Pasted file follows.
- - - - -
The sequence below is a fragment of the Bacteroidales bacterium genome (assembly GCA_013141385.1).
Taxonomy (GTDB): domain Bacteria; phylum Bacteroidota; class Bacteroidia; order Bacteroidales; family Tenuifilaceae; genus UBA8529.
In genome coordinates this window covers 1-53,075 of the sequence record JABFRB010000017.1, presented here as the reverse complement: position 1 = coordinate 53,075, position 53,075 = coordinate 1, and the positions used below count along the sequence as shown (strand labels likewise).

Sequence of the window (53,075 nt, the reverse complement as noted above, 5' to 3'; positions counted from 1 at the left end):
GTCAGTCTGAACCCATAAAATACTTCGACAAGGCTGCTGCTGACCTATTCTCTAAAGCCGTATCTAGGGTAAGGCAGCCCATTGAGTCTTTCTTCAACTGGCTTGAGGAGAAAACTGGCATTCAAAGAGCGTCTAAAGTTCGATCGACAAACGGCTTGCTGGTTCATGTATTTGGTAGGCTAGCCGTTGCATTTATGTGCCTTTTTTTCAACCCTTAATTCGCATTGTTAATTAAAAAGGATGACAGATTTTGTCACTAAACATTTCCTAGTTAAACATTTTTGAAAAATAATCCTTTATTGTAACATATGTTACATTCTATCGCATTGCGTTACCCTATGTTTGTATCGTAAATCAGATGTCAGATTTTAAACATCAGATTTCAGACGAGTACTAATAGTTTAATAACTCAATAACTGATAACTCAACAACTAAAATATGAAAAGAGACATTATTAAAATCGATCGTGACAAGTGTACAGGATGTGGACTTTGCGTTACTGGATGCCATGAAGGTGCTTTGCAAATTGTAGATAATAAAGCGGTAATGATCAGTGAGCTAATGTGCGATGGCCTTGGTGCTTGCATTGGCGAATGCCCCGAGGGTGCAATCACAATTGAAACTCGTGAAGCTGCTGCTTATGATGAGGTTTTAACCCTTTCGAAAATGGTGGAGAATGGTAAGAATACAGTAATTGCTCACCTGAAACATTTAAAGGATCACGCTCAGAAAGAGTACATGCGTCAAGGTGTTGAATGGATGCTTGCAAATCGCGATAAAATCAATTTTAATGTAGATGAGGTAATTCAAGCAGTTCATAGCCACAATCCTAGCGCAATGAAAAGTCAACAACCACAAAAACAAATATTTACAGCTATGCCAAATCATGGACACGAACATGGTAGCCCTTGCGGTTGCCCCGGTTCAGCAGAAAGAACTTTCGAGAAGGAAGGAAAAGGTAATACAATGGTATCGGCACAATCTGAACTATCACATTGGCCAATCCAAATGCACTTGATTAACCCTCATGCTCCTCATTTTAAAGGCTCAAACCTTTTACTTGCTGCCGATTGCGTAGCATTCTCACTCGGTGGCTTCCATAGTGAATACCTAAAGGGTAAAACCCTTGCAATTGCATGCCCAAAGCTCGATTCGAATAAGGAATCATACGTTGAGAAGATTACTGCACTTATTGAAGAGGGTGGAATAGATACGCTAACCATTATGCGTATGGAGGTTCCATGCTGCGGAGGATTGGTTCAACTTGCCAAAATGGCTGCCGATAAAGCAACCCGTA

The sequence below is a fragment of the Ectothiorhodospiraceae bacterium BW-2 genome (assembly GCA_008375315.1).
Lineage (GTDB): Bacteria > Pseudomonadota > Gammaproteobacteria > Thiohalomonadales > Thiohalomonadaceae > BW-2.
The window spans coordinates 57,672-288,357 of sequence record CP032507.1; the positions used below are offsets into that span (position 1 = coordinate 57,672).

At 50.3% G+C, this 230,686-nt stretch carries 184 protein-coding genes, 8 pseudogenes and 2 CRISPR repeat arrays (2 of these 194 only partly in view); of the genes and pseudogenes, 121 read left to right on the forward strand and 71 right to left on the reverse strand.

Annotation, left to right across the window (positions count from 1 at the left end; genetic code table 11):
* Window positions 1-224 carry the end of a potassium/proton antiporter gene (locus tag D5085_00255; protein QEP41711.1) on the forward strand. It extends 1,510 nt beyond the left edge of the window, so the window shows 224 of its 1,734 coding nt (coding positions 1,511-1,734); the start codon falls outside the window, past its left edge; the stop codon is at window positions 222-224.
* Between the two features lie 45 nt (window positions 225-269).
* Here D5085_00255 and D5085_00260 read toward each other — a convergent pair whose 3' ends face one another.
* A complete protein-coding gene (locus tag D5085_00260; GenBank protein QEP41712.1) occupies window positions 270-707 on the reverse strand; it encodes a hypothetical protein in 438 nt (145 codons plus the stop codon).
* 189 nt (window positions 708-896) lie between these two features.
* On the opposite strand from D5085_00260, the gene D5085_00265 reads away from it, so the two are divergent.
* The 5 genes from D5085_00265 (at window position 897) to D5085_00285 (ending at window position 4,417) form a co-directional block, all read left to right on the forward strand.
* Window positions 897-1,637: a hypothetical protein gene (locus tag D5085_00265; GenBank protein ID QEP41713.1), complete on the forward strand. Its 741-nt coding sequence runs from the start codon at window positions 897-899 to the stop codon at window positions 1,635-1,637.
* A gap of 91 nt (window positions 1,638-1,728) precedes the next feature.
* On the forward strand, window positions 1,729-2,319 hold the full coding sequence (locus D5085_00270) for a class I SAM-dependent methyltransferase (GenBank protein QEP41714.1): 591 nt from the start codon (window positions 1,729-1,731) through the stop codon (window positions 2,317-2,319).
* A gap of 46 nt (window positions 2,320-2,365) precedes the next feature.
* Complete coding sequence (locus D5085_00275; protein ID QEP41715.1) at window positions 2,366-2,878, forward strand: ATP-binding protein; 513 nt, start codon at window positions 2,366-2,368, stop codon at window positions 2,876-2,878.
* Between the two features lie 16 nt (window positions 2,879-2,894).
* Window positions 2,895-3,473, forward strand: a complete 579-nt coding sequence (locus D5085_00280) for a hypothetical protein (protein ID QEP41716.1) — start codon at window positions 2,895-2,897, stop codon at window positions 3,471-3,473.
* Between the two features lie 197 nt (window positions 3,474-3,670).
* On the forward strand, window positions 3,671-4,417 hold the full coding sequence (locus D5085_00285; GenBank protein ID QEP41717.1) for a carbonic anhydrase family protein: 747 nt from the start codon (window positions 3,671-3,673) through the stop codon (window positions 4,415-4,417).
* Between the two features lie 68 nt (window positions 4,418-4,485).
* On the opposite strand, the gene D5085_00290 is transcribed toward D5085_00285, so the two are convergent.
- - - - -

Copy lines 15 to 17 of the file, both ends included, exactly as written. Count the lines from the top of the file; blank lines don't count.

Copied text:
* 189 nt (window positions 708-896) lie between these two features.
* On the opposite strand from D5085_00260, the gene D5085_00265 reads away from it, so the two are divergent.
* The 5 genes from D5085_00265 (at window position 897) to D5085_00285 (ending at window position 4,417) form a co-directional block, all read left to right on the forward strand.